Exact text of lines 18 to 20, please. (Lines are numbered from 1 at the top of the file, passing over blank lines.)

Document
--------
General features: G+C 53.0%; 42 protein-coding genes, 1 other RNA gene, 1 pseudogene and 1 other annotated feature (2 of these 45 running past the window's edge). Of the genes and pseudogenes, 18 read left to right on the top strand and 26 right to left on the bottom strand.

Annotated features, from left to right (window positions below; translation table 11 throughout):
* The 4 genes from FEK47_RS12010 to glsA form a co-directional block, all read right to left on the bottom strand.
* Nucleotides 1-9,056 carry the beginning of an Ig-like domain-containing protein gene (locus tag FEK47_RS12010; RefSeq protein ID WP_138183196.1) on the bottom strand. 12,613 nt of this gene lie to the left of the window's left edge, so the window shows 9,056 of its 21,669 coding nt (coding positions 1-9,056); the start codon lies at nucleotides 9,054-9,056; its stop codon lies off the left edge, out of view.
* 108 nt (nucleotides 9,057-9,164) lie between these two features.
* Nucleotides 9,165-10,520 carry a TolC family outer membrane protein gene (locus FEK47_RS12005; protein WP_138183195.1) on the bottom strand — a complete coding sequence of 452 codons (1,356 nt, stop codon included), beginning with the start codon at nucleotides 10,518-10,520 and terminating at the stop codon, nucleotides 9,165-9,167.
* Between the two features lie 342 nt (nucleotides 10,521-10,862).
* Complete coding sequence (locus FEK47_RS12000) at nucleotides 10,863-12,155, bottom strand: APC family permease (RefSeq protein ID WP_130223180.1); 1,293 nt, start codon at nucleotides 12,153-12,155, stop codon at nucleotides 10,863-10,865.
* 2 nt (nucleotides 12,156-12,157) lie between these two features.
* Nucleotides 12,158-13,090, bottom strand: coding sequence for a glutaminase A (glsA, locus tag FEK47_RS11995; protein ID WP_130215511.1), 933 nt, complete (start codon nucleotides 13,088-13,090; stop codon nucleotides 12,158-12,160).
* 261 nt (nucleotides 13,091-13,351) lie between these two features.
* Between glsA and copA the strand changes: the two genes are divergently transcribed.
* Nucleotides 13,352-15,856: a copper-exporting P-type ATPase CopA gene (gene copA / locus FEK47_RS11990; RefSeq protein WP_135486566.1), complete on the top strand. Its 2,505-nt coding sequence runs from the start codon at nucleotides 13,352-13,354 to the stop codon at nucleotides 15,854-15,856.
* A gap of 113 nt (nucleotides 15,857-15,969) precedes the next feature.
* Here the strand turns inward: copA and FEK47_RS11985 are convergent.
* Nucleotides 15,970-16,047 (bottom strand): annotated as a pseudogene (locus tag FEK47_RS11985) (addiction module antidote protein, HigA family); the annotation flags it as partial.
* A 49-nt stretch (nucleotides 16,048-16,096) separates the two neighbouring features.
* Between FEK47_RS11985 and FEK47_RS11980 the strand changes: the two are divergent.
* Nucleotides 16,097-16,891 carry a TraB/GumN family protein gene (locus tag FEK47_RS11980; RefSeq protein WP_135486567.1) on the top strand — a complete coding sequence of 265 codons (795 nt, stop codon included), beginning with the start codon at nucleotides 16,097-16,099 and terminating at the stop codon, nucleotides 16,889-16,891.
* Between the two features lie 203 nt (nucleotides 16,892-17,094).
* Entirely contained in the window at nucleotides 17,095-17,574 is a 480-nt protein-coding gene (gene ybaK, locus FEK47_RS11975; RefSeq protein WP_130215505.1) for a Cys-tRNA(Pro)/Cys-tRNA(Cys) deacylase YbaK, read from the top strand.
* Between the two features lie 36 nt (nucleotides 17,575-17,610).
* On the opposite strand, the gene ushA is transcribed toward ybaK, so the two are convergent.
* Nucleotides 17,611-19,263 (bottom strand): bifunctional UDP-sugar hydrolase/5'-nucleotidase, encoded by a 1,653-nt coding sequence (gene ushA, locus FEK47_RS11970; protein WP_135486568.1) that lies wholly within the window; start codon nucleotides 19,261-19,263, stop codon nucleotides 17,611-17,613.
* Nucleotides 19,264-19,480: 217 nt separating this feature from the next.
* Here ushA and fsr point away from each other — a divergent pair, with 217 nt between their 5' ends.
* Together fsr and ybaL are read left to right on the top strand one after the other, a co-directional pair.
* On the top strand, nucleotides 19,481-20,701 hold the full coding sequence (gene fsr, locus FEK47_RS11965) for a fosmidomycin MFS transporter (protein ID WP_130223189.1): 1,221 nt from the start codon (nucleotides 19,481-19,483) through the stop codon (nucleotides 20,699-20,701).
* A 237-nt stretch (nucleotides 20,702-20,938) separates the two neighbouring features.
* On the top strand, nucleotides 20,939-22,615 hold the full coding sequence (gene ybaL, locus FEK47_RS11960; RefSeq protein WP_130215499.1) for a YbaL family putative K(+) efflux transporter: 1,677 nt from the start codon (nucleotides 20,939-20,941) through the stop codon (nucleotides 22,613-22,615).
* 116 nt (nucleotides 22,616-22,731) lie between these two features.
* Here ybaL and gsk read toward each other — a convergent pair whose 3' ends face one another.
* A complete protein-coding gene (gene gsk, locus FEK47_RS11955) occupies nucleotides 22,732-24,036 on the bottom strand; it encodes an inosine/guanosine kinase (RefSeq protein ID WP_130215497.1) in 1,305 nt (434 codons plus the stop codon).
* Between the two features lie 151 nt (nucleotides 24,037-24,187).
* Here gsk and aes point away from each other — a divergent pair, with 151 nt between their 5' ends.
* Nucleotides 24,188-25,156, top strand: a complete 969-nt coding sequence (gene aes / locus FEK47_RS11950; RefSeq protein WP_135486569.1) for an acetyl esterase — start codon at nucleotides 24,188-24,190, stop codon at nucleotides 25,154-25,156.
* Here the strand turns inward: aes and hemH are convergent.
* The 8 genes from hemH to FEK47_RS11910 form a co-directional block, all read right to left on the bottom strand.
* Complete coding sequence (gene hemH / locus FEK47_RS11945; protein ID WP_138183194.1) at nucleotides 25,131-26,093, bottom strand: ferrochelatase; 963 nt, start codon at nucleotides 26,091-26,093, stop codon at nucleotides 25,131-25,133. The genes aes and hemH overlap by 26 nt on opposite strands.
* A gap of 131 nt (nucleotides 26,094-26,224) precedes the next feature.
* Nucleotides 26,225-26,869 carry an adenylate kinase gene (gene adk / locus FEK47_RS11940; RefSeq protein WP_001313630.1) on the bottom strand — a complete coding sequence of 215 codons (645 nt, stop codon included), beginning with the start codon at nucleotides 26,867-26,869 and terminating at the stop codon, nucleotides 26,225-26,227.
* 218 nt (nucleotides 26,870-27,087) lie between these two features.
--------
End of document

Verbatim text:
* Between FEK47_RS11985 and FEK47_RS11980 the strand changes: the two are divergent.
* Nucleotides 16,097-16,891 carry a TraB/GumN family protein gene (locus tag FEK47_RS11980; RefSeq protein WP_135486567.1) on the top strand — a complete coding sequence of 265 codons (795 nt, stop codon included), beginning with the start codon at nucleotides 16,097-16,099 and terminating at the stop codon, nucleotides 16,889-16,891.
* Between the two features lie 203 nt (nucleotides 16,892-17,094).